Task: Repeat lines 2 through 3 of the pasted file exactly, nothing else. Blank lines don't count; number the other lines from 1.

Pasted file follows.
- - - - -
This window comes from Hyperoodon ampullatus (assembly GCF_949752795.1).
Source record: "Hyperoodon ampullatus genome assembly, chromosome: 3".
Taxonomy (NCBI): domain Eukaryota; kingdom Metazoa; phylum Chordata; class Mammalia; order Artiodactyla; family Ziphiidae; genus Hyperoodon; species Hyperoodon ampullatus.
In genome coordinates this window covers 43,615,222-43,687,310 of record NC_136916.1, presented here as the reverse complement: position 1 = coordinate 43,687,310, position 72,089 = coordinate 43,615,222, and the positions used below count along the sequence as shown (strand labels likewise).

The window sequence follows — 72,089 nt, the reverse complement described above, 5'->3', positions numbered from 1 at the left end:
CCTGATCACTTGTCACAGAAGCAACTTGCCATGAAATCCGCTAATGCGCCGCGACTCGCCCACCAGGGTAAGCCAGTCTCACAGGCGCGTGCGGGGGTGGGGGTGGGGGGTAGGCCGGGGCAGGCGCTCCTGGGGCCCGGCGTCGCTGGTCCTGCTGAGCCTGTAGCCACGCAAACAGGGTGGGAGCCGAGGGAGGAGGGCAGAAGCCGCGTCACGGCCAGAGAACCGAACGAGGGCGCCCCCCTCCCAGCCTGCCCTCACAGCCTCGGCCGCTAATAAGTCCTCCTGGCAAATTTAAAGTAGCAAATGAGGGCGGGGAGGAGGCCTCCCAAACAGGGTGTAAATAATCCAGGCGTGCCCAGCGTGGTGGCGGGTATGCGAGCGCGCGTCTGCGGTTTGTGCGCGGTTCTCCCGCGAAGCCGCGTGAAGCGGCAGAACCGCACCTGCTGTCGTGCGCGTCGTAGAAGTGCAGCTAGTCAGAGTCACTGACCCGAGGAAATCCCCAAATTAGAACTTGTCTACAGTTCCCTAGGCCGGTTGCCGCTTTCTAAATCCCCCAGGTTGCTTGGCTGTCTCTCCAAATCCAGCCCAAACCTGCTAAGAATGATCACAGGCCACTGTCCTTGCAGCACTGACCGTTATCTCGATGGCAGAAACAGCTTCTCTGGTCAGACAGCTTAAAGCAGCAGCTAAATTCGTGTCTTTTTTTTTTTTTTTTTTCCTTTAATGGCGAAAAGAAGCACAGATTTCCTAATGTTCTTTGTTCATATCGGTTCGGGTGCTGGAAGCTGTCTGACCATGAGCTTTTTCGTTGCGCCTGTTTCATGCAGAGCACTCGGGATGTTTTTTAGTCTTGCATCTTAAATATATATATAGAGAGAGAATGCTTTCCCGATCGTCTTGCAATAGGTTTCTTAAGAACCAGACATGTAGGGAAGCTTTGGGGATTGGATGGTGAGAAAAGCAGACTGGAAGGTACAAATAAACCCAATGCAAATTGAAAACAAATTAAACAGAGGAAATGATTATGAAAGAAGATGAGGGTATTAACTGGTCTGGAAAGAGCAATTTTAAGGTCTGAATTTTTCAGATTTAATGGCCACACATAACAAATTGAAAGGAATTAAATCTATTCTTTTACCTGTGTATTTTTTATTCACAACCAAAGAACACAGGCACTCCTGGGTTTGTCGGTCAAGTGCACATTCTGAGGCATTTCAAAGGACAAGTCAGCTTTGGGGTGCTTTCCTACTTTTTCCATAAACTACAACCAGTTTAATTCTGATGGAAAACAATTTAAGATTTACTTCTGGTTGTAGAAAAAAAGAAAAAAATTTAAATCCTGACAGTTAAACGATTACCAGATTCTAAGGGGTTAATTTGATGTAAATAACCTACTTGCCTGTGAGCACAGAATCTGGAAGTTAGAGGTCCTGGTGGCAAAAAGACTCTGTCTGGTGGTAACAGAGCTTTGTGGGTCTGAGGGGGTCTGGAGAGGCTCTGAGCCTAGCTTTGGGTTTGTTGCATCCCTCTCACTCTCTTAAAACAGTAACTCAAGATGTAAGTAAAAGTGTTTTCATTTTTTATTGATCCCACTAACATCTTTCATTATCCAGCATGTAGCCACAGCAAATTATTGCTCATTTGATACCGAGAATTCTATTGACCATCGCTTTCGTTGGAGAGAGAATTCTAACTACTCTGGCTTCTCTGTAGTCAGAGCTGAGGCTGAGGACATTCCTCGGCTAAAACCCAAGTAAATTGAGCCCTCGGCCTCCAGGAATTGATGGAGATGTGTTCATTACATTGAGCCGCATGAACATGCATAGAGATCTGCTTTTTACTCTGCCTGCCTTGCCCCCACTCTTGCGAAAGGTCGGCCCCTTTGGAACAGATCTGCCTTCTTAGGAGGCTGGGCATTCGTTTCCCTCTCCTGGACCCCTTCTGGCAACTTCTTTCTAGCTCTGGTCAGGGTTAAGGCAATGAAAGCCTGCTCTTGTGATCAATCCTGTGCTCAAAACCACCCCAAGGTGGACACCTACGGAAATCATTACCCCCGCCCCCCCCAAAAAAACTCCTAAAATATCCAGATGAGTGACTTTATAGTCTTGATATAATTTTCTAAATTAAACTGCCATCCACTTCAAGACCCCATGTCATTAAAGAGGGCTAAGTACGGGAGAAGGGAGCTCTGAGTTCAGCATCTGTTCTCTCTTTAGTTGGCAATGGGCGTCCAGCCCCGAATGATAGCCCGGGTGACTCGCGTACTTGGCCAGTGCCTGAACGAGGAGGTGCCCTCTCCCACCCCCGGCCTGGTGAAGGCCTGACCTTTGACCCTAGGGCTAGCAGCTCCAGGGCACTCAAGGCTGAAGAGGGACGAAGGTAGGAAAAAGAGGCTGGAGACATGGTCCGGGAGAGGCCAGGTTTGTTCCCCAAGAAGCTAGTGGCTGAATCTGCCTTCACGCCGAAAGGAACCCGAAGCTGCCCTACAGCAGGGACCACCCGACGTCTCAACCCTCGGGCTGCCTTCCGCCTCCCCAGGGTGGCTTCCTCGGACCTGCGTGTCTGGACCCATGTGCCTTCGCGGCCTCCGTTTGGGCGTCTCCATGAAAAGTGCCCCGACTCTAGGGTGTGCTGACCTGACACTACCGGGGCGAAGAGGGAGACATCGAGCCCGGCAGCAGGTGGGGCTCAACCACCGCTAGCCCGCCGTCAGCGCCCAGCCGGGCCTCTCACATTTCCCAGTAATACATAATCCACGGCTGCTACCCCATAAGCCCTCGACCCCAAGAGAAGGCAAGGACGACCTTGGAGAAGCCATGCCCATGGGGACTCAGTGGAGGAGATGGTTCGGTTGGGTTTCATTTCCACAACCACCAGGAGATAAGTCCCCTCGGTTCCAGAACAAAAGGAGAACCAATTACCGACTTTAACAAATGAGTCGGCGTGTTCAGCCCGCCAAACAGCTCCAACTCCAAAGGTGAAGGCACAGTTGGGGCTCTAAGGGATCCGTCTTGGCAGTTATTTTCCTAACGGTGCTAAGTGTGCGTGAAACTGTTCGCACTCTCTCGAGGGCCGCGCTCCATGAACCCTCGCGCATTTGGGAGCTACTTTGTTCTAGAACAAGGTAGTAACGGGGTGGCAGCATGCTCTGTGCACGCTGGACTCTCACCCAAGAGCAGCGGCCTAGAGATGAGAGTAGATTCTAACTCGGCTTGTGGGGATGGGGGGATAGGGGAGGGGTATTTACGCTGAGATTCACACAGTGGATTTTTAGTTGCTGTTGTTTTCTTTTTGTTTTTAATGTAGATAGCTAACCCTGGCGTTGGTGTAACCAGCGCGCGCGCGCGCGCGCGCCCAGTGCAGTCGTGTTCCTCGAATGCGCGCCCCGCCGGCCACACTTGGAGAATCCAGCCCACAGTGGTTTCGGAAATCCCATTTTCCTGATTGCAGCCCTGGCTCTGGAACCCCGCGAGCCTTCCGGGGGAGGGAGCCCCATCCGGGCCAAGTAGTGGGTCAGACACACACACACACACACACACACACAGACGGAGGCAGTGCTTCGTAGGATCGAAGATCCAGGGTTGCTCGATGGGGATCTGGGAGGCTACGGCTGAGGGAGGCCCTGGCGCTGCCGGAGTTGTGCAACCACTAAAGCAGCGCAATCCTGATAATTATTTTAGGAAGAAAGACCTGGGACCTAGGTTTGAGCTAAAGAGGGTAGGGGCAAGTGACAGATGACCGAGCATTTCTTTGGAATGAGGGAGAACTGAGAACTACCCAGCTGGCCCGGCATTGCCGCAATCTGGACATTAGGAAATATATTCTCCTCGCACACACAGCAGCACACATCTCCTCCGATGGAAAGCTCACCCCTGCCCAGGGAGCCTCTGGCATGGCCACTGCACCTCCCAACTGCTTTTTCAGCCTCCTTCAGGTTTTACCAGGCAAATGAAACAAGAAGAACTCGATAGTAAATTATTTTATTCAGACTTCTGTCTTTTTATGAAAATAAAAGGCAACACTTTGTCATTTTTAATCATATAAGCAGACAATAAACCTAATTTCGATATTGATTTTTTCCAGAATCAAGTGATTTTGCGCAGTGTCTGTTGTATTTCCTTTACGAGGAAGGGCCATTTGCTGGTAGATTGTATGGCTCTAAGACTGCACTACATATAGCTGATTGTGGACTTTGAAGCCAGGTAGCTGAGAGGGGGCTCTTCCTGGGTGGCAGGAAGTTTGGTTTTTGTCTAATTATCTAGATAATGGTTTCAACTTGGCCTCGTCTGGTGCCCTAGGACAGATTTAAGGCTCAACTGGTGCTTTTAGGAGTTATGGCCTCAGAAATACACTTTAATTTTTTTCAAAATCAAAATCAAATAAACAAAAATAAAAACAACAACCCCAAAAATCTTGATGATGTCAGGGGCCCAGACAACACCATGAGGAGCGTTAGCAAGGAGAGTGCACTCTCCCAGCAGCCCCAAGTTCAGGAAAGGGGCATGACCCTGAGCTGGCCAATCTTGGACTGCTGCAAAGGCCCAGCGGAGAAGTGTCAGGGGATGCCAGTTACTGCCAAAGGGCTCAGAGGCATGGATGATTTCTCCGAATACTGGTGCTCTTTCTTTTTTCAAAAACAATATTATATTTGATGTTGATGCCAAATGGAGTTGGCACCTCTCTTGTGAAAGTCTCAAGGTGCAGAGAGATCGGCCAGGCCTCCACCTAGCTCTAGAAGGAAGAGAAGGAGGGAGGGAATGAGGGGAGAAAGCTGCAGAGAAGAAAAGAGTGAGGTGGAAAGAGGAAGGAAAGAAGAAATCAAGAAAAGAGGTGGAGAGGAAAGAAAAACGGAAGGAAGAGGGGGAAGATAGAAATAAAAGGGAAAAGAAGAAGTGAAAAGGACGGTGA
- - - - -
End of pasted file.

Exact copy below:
Source record: "Hyperoodon ampullatus genome assembly, chromosome: 3".
Taxonomy (NCBI): domain Eukaryota; kingdom Metazoa; phylum Chordata; class Mammalia; order Artiodactyla; family Ziphiidae; genus Hyperoodon; species Hyperoodon ampullatus.